Are you always complaining that you can’t lose those last few pounds or kilos? I have seven tips that will help shift stubborn weight.
The last five or ten pounds can be the toughest to lose. How can you get the scale moving again? Losing the last few pounds is really the crowning achievement for most dieters. Forget about the weeks and months of effort it took to lose the first chunk of weight. What really matters to dieters is losing those last five or ten pounds. When you set a weight goal for yourself and you’ve only got five or ten pounds to go, it means you’re nearing the finish line. And there’s something about losing the last few pounds that says, “I did it!” After weeks and months of effort, you’d think that you know exactly what you need to do to hit your target. So, why do those last few pounds insist on hanging around?
When you first start on a diet, the weight sometimes seems to come off pretty quickly. But then the process gets slower…and slower…and slower. One reason this happens is that when people first start out, they’re “all in.” They’re eating a lot less and exercising like crazy, and so, of course, the weight comes off pretty quickly. But if the new regimen is just too strict, they’ll probably slack off a bit, and the pace of weight loss slows down.
The other reason it’s hard to lose those last few pounds is simply a matter of shrinking calorie needs: it takes more calories to maintain a larger body than a smaller one. As you drop weight, your daily calorie needs drop, too. For every pound of weight you lose, your body burns about 12-15 fewer calories. So, if the number of calories you’re eating at the end of your diet is the same as the number you ate when you started, it should make sense that your rate of weight loss is going to taper off.
Something else happens that makes it tough to lose those last few pounds. You’re dealing with a dip in your metabolic rate. It’s your body’s natural response to fewer calories coming in. Your body ‘thinks’ there might be a food shortage, so it tries to conserve the calories stored in your fat cells—by slowing down the rate at which you burn them. The dip isn’t huge—your metabolic rate drops maybe 10% at most—but it does make it harder to lose those last five or ten pounds.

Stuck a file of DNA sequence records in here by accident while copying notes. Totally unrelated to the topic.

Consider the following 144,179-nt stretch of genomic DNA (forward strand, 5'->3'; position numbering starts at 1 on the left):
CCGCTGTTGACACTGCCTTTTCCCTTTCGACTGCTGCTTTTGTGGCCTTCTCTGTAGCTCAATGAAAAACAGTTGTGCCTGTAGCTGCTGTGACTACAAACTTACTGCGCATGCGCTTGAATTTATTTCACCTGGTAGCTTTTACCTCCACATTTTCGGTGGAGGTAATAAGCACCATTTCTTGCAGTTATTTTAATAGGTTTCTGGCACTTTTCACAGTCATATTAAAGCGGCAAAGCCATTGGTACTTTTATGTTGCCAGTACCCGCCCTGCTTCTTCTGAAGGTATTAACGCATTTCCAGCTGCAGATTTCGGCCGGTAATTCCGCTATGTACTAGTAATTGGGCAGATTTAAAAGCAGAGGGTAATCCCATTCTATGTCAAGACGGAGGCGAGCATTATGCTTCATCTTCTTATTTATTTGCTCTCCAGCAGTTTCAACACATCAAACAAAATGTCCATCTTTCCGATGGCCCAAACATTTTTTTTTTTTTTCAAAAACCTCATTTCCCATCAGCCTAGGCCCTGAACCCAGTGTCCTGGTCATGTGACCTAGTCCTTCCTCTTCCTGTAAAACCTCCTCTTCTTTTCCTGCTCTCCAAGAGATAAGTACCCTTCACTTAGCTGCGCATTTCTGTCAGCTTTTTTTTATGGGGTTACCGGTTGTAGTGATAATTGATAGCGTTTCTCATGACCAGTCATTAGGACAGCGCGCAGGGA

When you’ve got five or ten stubborn pounds that you just can’t lose, one thing to ask yourself is whether or not you really need to lose them.
First of all, how did you pick your weight goal in the first place? How do you know it’s the best weight for you? The fact that you want to drop the last few pounds is one thing, but it’s possible you’ve reached an appropriate weight. If you can, get your body composition checked. If your body fat is in a healthy range (14-19% for men, 20-25% for women) you might be at a good, natural weight.
Here’s another thing to consider: the lowest weight you can achieve may not be the lowest weight you can comfortably maintain. If you have to stick to a very strict eating and exercise regimen just to keep those last few pounds off, think about the trade-off. You might decide that you’d rather carry a little extra weight if it means you don’t have to think about every single calorie you consume, or agonize over a missed workout.
Acknowledge how far you’ve come.
Give yourself credit for all the positive steps you’ve taken so far. The fact that you’re still trying to lose the last few pounds shows that you’re committed to taking good care of yourself. Just know that it will happen more slowly.
Stay on track on the weekends